Pledge to help poor students

Students gather at Grey's Monument in Newcastle city centre, to protest against the Government's proposal to scrap the Education Maintenance Allowance.
Students gather at Grey's Monument in Newcastle city centre, to protest against the Government's proposal to scrap the Education Maintenance Allowance.
0
Have your say

EDUCATION bosses today said they were committed to helping the poorest students despite a shortfall in funding.

City of Sunderland College says its bursary funding from the Government, the new scheme to replace the Education Maintenance Allowance (EMA), is lower than originally expected. However, this had been anticipated.

Nigel Harrett, vice-principal for curriculum and student support, said: “Despite receiving a lower level of Bursary Funding for 16 to 19-year-olds than was originally expected, we remain thoroughly committed to supporting our students.

“For this coming academic year 2011/12, our college has received £517,000 from the Government.

“Owing to the financial constraints facing all colleges and universities at present, we anticipated that a shortfall in funding may arise and therefore we have allocated additional budget to ensure that we are able to meet the needs of our students.

“Our bursary scheme is focused on providing travel to college centres, meals and educational equipment to help our students benefit from the college experience and achieve their goals.”

Nationally, the Association of Colleges said many further education establishments did not believe they had been given enough money under the bursary scheme to meet the needs of their students.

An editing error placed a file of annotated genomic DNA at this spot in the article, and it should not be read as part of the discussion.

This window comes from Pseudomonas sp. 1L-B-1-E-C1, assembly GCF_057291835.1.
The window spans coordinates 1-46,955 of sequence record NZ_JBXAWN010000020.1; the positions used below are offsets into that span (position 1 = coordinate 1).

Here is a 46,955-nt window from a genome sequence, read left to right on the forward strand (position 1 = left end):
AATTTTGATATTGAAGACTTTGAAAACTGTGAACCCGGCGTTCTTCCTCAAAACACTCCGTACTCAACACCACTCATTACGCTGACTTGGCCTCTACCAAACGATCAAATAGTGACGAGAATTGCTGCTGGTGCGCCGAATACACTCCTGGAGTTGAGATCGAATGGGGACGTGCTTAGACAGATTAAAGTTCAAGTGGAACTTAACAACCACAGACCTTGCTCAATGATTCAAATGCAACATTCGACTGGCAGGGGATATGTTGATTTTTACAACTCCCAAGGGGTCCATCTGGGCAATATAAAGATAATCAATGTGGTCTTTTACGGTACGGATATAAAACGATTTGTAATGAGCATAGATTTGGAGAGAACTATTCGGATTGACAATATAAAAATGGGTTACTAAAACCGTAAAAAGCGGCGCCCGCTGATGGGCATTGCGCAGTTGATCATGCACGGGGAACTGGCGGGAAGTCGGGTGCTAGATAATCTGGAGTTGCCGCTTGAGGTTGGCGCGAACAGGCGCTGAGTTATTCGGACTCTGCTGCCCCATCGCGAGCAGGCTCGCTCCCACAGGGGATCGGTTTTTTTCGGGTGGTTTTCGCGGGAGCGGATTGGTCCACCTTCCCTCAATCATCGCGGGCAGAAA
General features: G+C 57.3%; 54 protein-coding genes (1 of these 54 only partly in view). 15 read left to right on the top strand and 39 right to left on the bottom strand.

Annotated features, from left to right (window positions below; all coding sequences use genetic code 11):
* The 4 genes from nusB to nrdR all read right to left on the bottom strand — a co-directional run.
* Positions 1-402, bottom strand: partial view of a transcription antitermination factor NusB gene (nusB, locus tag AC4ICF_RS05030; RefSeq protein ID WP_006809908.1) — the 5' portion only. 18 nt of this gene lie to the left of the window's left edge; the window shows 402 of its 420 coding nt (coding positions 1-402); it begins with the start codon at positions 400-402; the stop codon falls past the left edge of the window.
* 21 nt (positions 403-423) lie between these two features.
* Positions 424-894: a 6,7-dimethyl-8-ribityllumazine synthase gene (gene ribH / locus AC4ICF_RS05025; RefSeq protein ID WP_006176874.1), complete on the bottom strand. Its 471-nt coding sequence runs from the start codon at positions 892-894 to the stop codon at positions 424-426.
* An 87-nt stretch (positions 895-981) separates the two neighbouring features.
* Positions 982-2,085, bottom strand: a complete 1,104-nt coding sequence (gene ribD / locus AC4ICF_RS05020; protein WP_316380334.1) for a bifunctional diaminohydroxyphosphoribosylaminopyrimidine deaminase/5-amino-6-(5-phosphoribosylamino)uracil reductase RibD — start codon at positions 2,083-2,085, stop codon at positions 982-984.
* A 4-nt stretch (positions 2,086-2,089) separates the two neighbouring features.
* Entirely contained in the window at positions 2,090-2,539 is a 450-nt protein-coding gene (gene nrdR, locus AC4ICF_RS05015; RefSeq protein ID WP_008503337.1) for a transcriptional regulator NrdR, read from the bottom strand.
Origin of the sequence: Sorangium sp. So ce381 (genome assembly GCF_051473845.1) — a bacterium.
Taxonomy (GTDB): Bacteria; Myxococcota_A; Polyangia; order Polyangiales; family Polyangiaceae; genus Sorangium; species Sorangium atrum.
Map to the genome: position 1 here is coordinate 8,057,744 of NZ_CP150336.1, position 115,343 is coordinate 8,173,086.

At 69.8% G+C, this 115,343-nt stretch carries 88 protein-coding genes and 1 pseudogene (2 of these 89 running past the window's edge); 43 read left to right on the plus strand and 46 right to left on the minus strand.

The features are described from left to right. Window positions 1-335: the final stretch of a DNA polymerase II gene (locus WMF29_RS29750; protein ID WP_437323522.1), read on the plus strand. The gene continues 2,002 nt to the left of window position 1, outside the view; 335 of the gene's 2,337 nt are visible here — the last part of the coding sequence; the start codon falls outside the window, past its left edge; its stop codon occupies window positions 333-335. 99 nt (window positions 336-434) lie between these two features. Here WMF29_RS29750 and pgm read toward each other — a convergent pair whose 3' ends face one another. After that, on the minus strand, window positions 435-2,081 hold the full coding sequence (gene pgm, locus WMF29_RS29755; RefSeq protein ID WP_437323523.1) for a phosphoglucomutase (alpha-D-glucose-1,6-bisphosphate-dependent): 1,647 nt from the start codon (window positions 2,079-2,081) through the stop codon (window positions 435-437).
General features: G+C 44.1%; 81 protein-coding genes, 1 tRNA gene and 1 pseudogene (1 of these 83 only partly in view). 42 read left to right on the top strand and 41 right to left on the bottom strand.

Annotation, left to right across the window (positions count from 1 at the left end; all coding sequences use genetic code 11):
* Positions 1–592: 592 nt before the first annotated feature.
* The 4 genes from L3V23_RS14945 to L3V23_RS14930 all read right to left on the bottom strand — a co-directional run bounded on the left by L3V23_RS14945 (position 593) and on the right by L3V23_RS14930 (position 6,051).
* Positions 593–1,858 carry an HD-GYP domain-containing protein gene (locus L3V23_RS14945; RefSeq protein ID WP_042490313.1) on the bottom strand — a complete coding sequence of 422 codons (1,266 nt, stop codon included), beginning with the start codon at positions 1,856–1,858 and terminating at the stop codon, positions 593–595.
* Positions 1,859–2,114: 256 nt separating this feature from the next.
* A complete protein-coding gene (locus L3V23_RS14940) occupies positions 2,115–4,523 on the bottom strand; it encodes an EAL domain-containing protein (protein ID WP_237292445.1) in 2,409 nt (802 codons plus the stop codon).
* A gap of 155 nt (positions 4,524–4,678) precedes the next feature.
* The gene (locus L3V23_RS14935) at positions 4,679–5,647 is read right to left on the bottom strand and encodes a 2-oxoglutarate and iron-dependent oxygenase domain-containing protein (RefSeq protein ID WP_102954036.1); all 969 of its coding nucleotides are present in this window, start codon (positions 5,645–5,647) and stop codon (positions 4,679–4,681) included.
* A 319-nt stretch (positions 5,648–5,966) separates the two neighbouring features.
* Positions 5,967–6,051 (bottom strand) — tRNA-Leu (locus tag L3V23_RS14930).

Earlier this year, there were protests and rallies over the scrapping of the EMA, which amounted to about £500million to the poorest students.

City of Sunderland College principal Angela O’Donaghue was among those against axing the EMA, saying is would have a dire impact on the city, which already has a high level of deprivation.

The college estimated the number of 17-year-olds not in education on Wearside could rise to as high as 25 per cent, because of the lack of financial help.

In March, the Department of Education announced the bursary scheme fund would be £180million per academic year from September.

But it recently confirmed that only £115.5million would be made available this year, rising to £180million in future years.

The department claimed the full amount is not needed because so many students would benefit from a £194million transitional fund, that will see some who already get EMA continuing to receive payments until next September.

Under the new bursary scheme 12,000 of the most vulnerable 16 to 19-year-olds will be guaranteed £1,200 a year.

Schools and colleges will distribute the rest of the money to students who face financial barriers to staying in education.

Twitter: @SunEchoSchools